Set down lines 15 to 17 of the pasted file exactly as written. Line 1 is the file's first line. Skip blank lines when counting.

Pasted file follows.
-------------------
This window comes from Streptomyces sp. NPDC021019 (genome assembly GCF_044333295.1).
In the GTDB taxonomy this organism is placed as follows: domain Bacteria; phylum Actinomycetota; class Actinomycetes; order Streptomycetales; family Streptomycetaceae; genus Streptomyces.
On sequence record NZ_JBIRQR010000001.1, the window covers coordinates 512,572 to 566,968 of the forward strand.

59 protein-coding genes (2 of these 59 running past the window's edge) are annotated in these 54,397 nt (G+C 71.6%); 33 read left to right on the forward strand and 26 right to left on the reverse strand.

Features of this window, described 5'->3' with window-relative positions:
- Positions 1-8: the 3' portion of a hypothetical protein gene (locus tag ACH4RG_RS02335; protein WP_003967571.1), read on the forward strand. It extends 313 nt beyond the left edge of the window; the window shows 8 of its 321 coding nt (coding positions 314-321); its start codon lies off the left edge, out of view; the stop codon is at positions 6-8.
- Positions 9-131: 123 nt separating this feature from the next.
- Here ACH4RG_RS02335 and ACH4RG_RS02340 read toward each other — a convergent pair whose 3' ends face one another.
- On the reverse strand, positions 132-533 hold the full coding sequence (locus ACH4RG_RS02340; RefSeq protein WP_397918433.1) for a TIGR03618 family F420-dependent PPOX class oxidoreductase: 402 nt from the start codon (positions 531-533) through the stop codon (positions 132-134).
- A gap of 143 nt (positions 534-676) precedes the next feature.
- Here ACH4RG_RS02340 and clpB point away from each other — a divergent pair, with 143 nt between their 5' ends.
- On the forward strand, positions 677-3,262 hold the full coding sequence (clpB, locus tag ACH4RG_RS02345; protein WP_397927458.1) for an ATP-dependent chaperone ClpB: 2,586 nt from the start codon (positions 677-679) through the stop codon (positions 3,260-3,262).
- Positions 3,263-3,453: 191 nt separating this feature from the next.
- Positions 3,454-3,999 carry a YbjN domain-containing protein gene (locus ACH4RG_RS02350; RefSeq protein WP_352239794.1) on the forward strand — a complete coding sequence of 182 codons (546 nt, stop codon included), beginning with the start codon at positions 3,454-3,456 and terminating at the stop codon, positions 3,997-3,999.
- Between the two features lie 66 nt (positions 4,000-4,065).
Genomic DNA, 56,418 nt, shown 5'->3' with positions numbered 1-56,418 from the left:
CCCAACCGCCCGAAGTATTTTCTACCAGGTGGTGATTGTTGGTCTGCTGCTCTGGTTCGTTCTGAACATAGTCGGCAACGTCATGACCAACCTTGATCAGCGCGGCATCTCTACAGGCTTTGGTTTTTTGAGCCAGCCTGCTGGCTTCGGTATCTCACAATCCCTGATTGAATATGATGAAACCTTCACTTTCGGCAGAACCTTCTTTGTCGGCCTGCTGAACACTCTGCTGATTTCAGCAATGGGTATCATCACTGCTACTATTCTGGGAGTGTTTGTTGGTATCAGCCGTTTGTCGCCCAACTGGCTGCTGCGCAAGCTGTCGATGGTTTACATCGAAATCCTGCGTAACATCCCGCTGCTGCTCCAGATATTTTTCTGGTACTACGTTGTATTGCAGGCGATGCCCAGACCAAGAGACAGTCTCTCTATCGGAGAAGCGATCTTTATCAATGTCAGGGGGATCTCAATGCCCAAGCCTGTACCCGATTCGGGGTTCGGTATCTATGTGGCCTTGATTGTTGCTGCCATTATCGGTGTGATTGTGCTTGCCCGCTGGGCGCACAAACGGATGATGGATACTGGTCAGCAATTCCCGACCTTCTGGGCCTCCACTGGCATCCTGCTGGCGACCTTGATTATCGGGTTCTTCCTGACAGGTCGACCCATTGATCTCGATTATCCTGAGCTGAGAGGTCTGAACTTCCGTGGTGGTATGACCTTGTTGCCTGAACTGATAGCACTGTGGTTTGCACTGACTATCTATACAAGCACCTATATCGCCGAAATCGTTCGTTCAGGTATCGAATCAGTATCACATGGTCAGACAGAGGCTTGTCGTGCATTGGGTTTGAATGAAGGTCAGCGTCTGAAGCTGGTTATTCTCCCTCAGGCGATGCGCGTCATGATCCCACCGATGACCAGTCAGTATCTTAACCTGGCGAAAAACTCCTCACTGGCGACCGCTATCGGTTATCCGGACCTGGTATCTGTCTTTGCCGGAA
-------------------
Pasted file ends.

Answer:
- Between the two features lie 66 nt (positions 4,000-4,065).
Genomic DNA, 56,418 nt, shown 5'->3' with positions numbered 1-56,418 from the left:
CCCAACCGCCCGAAGTATTTTCTACCAGGTGGTGATTGTTGGTCTGCTGCTCTGGTTCGTTCTGAACATAGTCGGCAACGTCATGACCAACCTTGATCAGCGCGGCATCTCTACAGGCTTTGGTTTTTTGAGCCAGCCTGCTGGCTTCGGTATCTCACAATCCCTGATTGAATATGATGAAACCTTCACTTTCGGCAGAACCTTCTTTGTCGGCCTGCTGAACACTCTGCTGATTTCAGCAATGGGTATCATCACTGCTACTATTCTGGGAGTGTTTGTTGGTATCAGCCGTTTGTCGCCCAACTGGCTGCTGCGCAAGCTGTCGATGGTTTACATCGAAATCCTGCGTAACATCCCGCTGCTGCTCCAGATATTTTTCTGGTACTACGTTGTATTGCAGGCGATGCCCAGACCAAGAGACAGTCTCTCTATCGGAGAAGCGATCTTTATCAATGTCAGGGGGATCTCAATGCCCAAGCCTGTACCCGATTCGGGGTTCGGTATCTATGTGGCCTTGATTGTTGCTGCCATTATCGGTGTGATTGTGCTTGCCCGCTGGGCGCACAAACGGATGATGGATACTGGTCAGCAATTCCCGACCTTCTGGGCCTCCACTGGCATCCTGCTGGCGACCTTGATTATCGGGTTCTTCCTGACAGGTCGACCCATTGATCTCGATTATCCTGAGCTGAGAGGTCTGAACTTCCGTGGTGGTATGACCTTGTTGCCTGAACTGATAGCACTGTGGTTTGCACTGACTATCTATACAAGCACCTATATCGCCGAAATCGTTCGTTCAGGTATCGAATCAGTATCACATGGTCAGACAGAGGCTTGTCGTGCATTGGGTTTGAATGAAGGTCAGCGTCTGAAGCTGGTTATTCTCCCTCAGGCGATGCGCGTCATGATCCCACCGATGACCAGTCAGTATCTTAACCTGGCGAAAAACTCCTCACTGGCGACCGCTATCGGTTATCCGGACCTGGTATCTGTCTTTGCCGGAA